The without prejudice or “WP” rule is routinely used every day by parties looking to settle disputes, but the exceptions to the rule are not so commonly discussed (or used). Indeed, it has been a long time since the Court of Appeal set out a list of possible exceptions to the WP rule in Unilever plc v Procter & Gamble Co (“Unilever”). The Court of Appeal has now given further guidance on two of the exceptions to the WP rule in the recent case of Berkeley Square Holdings Ltd and others v Lancer Property Asset Management Ltd and others (“Berkeley Square”).
Berkeley Square background
The appellants owned a portfolio of properties worth billions of pounds. One of the respondents, L, had managed the properties and the appellants were represented by their agent, M. In 2005, a side letter introduced a bonus for L and increased L’s fees, and a dispute arose as to L’s bonus entitlement. Following mediation, settlement was reached in 2012. However, in 2018, the appellants issued proceedings claiming that they had discovered in 2016 that M had misappropriated £26 million from them in breach of his fiduciary duties. It was alleged that M had done so by using the arrangements with L under the side letter and settlement and that L suspected or knew about the misappropriation. The appellants argued that the settlement deed and side letter were void (or voidable) because M had no authority to commit the appellants.
In their defence, the respondents sought to rely on the mediation position paper provided by L for the mediation in 2012. Specifically, the facts relied upon by the appellants in their claim were referred to in L’s mediation statement. The appellants contended that the mediation position papers were covered by WP privilege and could not therefore be admissible as evidence. The appellants applied to strike out those parts of the respondents’ defence.
The second and the sixth exceptions to the WP rule in Unilever
In Unilever, the Court of Appeal set out a list of eight non-exhaustive exceptions to the WP rule. The second exception in Unilever noted that WP communications could be admissible as evidence of grounds to set aside a settlement agreement reached by the parties on the basis of undue influence, fraud or misrepresentation.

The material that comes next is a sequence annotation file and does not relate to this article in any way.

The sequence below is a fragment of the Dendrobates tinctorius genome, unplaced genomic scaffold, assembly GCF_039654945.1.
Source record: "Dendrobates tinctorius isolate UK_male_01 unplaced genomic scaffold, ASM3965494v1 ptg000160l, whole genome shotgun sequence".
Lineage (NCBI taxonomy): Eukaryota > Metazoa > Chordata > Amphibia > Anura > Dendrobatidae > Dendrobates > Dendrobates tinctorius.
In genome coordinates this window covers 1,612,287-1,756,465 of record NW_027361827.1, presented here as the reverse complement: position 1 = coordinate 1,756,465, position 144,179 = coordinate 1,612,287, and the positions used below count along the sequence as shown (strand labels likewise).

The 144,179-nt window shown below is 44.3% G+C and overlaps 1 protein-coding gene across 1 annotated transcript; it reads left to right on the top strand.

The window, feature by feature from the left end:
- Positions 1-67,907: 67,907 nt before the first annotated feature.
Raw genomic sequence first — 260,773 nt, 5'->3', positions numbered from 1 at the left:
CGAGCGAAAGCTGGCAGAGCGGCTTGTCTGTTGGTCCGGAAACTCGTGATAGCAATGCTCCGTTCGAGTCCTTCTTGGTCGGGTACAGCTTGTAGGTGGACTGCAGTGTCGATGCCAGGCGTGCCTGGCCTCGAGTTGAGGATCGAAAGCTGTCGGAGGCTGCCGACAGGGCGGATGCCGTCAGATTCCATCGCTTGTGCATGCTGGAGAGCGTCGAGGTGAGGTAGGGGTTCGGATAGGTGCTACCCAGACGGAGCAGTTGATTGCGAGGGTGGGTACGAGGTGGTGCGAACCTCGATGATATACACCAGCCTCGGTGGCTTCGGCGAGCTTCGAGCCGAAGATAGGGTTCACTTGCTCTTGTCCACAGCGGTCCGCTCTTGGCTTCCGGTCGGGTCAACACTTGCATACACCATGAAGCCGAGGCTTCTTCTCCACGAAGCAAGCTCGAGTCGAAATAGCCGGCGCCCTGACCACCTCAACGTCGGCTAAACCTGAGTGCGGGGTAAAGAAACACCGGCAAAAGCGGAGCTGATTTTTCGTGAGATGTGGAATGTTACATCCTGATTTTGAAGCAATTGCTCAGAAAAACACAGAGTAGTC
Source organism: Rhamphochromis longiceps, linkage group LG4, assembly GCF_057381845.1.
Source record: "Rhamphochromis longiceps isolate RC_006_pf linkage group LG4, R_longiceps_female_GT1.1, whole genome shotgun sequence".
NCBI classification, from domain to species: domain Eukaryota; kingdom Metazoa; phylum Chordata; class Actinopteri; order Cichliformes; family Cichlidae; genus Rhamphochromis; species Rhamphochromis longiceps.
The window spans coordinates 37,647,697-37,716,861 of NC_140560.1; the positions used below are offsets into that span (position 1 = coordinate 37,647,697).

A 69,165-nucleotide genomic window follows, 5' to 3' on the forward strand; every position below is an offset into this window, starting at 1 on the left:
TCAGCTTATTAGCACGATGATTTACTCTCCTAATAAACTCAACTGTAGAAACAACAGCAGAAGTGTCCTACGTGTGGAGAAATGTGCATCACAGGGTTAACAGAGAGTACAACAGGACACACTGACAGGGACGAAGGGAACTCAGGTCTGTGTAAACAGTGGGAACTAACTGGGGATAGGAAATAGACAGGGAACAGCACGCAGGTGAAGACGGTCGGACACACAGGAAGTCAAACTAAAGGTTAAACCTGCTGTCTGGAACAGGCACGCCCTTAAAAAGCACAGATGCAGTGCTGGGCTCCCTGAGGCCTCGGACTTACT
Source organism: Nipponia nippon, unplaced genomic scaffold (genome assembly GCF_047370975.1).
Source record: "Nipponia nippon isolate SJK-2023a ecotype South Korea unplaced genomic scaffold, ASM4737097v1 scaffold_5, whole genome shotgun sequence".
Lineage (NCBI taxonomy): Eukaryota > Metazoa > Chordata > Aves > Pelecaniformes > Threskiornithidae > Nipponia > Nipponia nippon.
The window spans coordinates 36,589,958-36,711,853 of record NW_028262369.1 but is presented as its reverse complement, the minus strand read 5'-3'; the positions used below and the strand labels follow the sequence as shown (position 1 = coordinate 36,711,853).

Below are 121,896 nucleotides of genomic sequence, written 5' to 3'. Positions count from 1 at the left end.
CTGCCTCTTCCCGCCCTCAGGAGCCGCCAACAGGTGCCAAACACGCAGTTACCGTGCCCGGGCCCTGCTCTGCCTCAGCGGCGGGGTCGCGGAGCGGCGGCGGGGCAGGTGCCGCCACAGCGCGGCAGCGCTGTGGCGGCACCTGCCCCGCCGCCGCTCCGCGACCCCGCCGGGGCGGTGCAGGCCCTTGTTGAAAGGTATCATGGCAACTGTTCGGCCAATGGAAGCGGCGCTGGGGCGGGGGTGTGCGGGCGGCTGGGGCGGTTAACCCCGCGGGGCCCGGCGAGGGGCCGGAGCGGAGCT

Under the sixth exception (also known as the Muller exception ), WP communications could be disclosed as evidence of the reasonableness of the settlement concluded.
The court at first instance in Berkeley Square held that the respondents’ statements fell within the second and the sixth exceptions in Unilever and were therefore admissible as evidence.
The appellants appealed and their appeal was unanimously dismissed. In dismissing the appeal, the Court of Appeal recognized the second exception in Unilever and also extended its application. The second exception is normally used in cases aiming to set aside settlement agreements that have been fraudulently concluded. However, in Berkeley Square, the Court of Appeal agreed with the respondents that WP communications could be disclosed to support an argument that the parties’ settlement agreement should be upheld and to defeat allegations of fraud or misrepresentation. The extension of the second exception also served to address another fundamental point in dispute which was whether M had authority to commit the appellants to the settlement deed and the side letter.
On the sixth exception in Unilever, the Court of Appeal disagreed that the sixth exception was applicable in this case because the parties to the litigation and the parties to the dispute settlement were the same. There was also an interesting question about whether the appellants, by pleading lack of knowledge of the impugned transactions and lack of authority, might have waived privilege over the WP communications. The Court did not address this question in this case as the respondents made it clear that this was not an argument they relied on.
Berkeley Square is a useful guide for parties and practitioners on the interpretation of the second and the sixth Unilever exceptions. Importantly, whilst Berkeley Square has without doubt broadened the scope of the second exception, it may also have developed a new exception to the WP rule, namely, in circumstances where a party raises an issue but at the same time resists the disclosure of evidence without which the issue might not otherwise be capable of fair resolution. It will be interesting to see how the courts will approach such an exception in future cases.
*This article is not intended to give any legal advice or to give rise to a client-solicitor relationship. It has been prepared for information purposes only. If you require legal assistance on arbitration and/or litigation matters, please contact iLaw’s Head of Arbitration, Jenny Lau at email@example.com